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What Are Familial Adenomatous Polyposis and Polyposis Syndromes?

Gastrointestinal polyposis is the presence of many growths (polyps) in the gastrointestinal tract. The rare familial adenomatous polyposis (FAP) is the most common of these syndromes. Hundreds to thousands of noncancerous (benign) polyps grow in the large intestine (colon or bowel) and rectum. Some people have a different type of the disorder called attenuated FAP, which is accompanied by delayed polyp growth.

People of all races can get it—males and females equally.

What Causes FAP and Polyposis Syndromes?

FAP is an inherited autosomal dominant disorder. Autosomal dominant means that having only one parent with the abnormal gene can give a child a 50% chance of having the disorder. A germline mutation of the APC tumor suppressor gene is the cause. A germline mutation is found in all body cells. The APC gene controls cell growth and cell death. People with a mutated (changed) gene have a higher risk of having polyps and cancer.

What Are the Signs and Symptoms of FAP and and Polyposis Syndromes?

People often have a family history of the syndrome or of colorectal cancer. Nonspecific symptoms, such as rectal bleeding, diarrhea, abdominal pain, or desmoid tumors, may suggest FAP in young people. Polyps usually start to grow at age 16. Most people don’t have symptoms until they get colon cancer at an early age (usually before age 50).

How Are FAP and Polyposis Syndromes Diagnosed?

Cancer screening often begins in childhood. Colonoscopy is essential to rule out malignant changes in polyps. The health care provider also uses genetic testing, upper endoscopy, and may also order computed tomography (CT scan).

A medical history (especially family history) and physical examination are also important for diagnosis. An eye examination with a slit lamp can find many flat pigmented lesions in the retinas. Masses that the health care provider can feel in the abdomen (belly) and rectum in young people suggest FAP.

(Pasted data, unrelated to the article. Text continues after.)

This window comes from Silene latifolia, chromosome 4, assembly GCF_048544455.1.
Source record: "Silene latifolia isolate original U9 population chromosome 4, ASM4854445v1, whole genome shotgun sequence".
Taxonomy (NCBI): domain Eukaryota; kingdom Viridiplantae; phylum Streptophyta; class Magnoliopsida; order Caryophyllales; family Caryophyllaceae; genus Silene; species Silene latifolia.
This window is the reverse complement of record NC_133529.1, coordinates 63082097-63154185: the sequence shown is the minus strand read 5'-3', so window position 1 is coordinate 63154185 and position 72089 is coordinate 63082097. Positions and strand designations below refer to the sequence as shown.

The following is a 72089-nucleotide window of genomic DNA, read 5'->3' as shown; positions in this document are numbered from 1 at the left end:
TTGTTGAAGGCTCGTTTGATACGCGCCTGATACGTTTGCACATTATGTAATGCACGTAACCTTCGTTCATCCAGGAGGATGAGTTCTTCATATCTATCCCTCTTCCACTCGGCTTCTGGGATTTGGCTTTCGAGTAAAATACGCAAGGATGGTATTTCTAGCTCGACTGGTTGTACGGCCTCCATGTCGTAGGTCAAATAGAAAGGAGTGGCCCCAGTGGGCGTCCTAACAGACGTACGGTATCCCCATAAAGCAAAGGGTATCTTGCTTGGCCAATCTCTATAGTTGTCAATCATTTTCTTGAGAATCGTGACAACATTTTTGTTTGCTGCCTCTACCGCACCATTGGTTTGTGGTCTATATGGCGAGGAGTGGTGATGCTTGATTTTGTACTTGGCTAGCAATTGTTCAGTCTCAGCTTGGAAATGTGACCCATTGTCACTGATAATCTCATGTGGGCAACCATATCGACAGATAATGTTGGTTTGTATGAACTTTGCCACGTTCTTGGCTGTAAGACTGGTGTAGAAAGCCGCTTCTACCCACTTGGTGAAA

How Are FAP and Polyposis Syndromes Treated?

Hundreds to thousands of polyps form, so they cannot be removed separately. Surgery to remove the whole colon (colectomy) is the only effective treatment. It greatly improves life expectancy. Surgery can be done in adulthood. However, because of the high colon cancer risk, sometimes early ileal-pouch anal anastomosis (IPAA) is done instead of colostomy. Most people can eat normal diets and lead normal lives after surgery. Surgery doesn’t cure the disease, however, and polyps continue to form. Certain medicines (sulindac, celecoxib) may make polyps shrink or prevent new growths. These drugs should be used only with regular check-ups and screening. Upper endoscopy to find polyps, genetic testing, and screening of family members are needed.

DOs and DON’Ts in Managing FAP and Polyposis Syndromes:

  • DO go for regular health care provider check-ups. Surveillance programs, especially after colectomy, are essential.
  • DO remember that your life expectancy is much greater with colectomy treatment.
  • DO look for gastroenterologists, surgeons, and geneticists familiar with FAP.
  • DO go for genetic counseling. Your family should also have genetic testing.
  • DO learn all you can about FAP.
  • DO join a support group if you think that would help.
  • DON’T forget to see your doctors regularly for cancer screening.

Contact the following sources:

  • National Digestive Diseases Information Clearinghouse
  • American College of Gastroenterology
    Tel: (703) 820-7400

Copyright © 2016 by Saunders, an imprint of Elsevier, Inc.

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